Bruce Springsteen proved to be that rarity among popular musicians — an artist who maintained his status as a frontline recording and performing star, consistently selling millions of albums and selling out arenas and stadiums around the world year after year, as well as retaining widespread critical approbation with ecstatic reviews greeting those discs and shows.

Seinfeld, Season 1

A stand-up comedian and his three offbeat friends weather the pitfalls and payoffs of life in New York City in the ’90s in this classic and enduring TV sitcom. Starring Jerry Seinfeld, Julia Louis-Dreyfus, Jason Alexander and Michael Richards.

Celebrity Birthdays

1866 – Author H. G. Wells (“The Time Machine,” “The Island of Doctor Moreau,” “The Invisible Man,” “The War of the Worlds”) (d. 1946)

1931 – Actor Larry Hagman, best known for his role as villainous Texas oil tycoon J.R. Ewing in CBS’ hit series “Dallas” (d. 2012)

1934 – Canadian singer-songwriter Leonard Cohen, known for his poetic lyrics, iconic songs and baritone voice (d. 2016)

1943 – Producer Jerry Bruckheimer (“Beverly Hills Cop,” “Flashdance,” “Top Gun,” “The Rock,” “Con Air,” “Armageddon,” “Black Hawk Down,” “Pirates of the Caribbean,” “National Treasure”) 

1947 – Award-winning horror, science fiction, and suspense novelist Stephen King (“Carrie,” “The Shining,” “The Stand,” “Misery,” “The Dark Tower”)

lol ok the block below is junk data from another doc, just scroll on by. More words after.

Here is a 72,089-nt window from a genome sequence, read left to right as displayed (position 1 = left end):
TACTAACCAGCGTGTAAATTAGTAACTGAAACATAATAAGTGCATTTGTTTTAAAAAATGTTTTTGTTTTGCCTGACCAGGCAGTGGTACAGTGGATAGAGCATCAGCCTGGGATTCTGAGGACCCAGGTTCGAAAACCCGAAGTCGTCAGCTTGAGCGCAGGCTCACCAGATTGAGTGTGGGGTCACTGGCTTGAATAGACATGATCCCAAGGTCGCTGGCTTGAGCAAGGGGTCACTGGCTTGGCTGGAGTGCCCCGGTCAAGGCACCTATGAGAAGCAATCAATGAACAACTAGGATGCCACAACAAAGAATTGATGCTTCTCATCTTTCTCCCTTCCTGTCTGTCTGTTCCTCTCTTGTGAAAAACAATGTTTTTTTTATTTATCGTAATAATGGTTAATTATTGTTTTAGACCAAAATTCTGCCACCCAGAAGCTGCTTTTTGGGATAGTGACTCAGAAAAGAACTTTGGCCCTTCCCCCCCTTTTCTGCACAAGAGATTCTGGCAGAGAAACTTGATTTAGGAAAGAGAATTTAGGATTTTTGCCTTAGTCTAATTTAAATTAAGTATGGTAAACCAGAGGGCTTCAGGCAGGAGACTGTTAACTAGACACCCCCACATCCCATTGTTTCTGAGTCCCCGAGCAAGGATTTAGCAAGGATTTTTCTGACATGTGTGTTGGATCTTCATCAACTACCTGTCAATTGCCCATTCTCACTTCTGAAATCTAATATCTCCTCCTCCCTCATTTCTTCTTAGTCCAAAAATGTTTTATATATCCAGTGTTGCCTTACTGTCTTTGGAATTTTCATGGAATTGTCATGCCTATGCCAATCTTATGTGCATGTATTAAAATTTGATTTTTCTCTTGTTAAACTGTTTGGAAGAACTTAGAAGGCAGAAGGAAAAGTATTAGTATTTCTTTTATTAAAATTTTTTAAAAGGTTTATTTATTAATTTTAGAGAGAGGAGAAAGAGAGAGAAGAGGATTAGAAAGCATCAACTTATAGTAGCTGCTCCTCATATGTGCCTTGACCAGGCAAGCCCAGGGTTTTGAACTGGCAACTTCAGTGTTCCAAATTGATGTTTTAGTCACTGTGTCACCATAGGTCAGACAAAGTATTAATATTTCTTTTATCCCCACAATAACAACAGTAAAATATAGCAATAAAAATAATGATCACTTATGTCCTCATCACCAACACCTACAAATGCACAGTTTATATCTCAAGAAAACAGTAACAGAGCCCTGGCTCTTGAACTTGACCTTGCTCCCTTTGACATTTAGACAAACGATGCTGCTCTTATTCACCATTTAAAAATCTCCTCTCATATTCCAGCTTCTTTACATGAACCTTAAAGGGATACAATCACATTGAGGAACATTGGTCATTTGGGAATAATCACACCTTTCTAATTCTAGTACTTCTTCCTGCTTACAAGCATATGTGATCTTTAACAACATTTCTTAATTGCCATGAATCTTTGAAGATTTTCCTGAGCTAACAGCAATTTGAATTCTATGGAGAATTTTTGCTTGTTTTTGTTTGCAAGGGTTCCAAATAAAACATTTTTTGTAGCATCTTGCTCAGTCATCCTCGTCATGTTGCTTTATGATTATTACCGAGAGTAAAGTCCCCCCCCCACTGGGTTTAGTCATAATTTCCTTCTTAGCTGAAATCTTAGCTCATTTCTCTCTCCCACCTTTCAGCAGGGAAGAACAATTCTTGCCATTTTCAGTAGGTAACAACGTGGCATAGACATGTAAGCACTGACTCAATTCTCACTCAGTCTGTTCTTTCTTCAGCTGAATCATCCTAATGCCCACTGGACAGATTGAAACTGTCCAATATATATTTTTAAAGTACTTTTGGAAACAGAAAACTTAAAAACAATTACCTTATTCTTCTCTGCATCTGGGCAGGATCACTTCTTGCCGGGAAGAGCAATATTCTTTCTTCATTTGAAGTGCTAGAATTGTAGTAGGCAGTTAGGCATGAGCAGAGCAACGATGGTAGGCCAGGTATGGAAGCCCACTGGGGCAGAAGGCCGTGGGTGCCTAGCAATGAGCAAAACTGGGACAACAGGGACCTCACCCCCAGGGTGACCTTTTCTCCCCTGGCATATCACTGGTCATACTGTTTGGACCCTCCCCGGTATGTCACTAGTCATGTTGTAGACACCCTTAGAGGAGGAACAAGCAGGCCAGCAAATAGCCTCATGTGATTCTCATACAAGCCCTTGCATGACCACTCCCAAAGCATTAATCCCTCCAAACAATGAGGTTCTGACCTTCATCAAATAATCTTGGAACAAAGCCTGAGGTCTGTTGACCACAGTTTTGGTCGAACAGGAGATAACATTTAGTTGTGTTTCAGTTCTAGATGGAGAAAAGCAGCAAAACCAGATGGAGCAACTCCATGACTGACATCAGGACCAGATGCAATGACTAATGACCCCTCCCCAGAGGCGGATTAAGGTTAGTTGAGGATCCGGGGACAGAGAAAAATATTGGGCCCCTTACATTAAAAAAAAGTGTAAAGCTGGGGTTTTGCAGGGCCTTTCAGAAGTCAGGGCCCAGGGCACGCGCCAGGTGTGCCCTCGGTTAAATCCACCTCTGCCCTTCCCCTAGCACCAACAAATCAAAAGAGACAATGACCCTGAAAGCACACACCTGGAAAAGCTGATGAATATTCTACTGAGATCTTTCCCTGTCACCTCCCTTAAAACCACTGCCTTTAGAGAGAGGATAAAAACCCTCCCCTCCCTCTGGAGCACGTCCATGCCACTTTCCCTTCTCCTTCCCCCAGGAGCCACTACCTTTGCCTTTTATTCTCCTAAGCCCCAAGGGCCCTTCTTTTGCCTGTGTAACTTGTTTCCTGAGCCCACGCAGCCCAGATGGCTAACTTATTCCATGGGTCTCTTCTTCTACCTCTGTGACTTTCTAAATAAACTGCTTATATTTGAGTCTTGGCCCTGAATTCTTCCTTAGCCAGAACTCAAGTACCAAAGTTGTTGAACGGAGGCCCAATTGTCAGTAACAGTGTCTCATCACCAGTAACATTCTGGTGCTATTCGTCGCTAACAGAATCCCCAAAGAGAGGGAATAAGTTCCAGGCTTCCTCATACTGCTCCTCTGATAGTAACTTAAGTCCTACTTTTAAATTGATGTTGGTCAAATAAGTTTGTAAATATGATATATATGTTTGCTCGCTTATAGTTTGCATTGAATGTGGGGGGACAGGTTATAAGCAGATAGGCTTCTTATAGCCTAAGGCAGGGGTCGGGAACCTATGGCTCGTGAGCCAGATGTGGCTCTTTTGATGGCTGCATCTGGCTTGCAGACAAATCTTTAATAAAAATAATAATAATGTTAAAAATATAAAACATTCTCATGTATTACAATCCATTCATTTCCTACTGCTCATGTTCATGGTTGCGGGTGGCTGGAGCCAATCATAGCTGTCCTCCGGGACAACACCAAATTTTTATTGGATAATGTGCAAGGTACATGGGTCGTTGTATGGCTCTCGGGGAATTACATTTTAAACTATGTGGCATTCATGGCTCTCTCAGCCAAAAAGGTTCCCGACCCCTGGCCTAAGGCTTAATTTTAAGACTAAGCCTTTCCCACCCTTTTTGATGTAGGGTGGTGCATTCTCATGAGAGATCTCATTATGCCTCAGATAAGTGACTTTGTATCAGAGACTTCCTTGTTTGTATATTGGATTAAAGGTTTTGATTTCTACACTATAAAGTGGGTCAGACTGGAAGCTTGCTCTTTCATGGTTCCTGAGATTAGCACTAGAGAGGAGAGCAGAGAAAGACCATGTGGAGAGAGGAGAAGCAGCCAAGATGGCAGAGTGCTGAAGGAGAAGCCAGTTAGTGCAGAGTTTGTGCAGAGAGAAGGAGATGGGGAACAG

1950 – Emmy-winning actor-comedian Bill Murray (“Saturday Night Live,” “Caddyshack,” “Stripes,” “Ghostbusters,” “Groundhog Day,” “Rushmore,” “The Royal Tenenbaums,” “Lost in Translation,” “The Life Aquatic with Steve Zissou,” “Hyde Park on Hudson,” “St. Vincent”)

1957 – Writer-producer Ethan Coen of the Coen Brothers (“Raising Arizona,” “The Hudsucker Proxy,” “Fargo, “The Big Lebowski,” “O Brother, Where Art Thou?,” “No Country for Old Men,” “Hail, Caesar!”)

1967 – Grammy-winning country music singer Faith Hill (“Wild One,” “Piece of My Heart,” “This Kiss,” “Just to Hear You Say That You Love Me”)

1968 – Actress and talk show host Ricki Lake (“Hairspray,” “Ricki Lake”)

1971 – Actor Luke Wilson (“Idiocracy,” “Old School,” “Bottle Rocket,” “The Royal Tenenbaums,” “Blue Streak,” “Bongwater,” “Legally Blonde”)

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Bob Dylan